They'll need to increase their range and top speed and reduce the charge-up time significantly if electric cars are going to take off.

    Still, this is a good start and hopefully there'll be recharging points on all routes within a few years.


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  • Registered Users Posts: 3,110 KevR


    They'll need to increase their range and top speed and reduce the charge-up time significantly if electric cars are going to take off.

    Still, this is a good start and hopefully there'll be recharging points on all routes within a few years.

    Agreed.

    I certainly think it's a step in the right direction. Still though, the electricity will be mostly coming from coal and oil power stations so not exactly green.

    If electric or hydrogen cars do end up being a majority in the future and if the electricity/hydrogen is created in a more green manner then I wonder if the people who are currently against all road building on environmental grounds would turn into huge road building supporters? If not, why not?


  • Registered Users Posts: 4,305 ✭✭✭ serfboard


    tech2 wrote: »
    I wouldnt like to wait a half an hour on the side of a motorway.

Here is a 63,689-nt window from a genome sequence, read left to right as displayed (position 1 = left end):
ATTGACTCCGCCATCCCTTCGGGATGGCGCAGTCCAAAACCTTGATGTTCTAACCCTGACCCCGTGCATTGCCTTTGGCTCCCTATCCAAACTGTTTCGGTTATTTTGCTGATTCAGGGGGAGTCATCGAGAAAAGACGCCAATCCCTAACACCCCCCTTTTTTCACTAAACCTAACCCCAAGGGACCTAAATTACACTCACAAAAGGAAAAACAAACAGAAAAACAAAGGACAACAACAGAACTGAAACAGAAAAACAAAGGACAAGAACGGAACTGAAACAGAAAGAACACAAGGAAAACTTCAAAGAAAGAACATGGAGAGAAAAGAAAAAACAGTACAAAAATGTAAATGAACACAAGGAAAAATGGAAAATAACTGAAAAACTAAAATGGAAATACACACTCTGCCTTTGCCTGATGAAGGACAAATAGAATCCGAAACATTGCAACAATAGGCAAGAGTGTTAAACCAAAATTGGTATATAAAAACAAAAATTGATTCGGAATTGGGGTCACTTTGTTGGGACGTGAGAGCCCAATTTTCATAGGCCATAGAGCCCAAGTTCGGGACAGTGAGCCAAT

Agreed. Don't think anyone else will either. I've heard about some possible technological developments whereby you pull into a filling station and drive your car over this yoke, which removes your un-charged battery and replaces it with a charged one. To do this, obviously, the cars would have to be designed to a similar spec with all batteries on the bottom. If this comes to fruition, it will make electric cars really feasible IMO.
    tech2 wrote: »
    160km is measily enough

    Well, it would get you Dublin->Galway with just one stop, and if the solution I mentioned above is in place (i.e. the stop is only 2 minutes) I think that wouldn't present too much difficulty. Dublin->Galway with a 2 minute stop along a motorway would still be better than the situation we had not so long ago where we were crawling through Moate, Ballinasloe etc.


  • Registered Users Posts: 4,977 ✭✭✭ Chris_5339762


    Wonder where they're going to put them on the main routes assuming the MSA project (apart from the Enfield and M1 ones) are on permanent hold and that its illegal to stop anywhere else on the motorway?


  • Registered Users Posts: 2,091 ✭✭✭ marmurr1916


    Wonder where they're going to put them on the main routes assuming the MSA project (apart from the Enfield and M1 ones) are on permanent hold and that its illegal to stop anywhere else on the motorway?

    They'll presumably be at the rest areas (i.e lay-bys) that are a feature of Irish motorways.


  • Registered Users Posts: 4,977 ✭✭✭ Chris_5339762


    Although I'd leave the lay-bys there as they are a temporary MSA substitute, they're illegal too.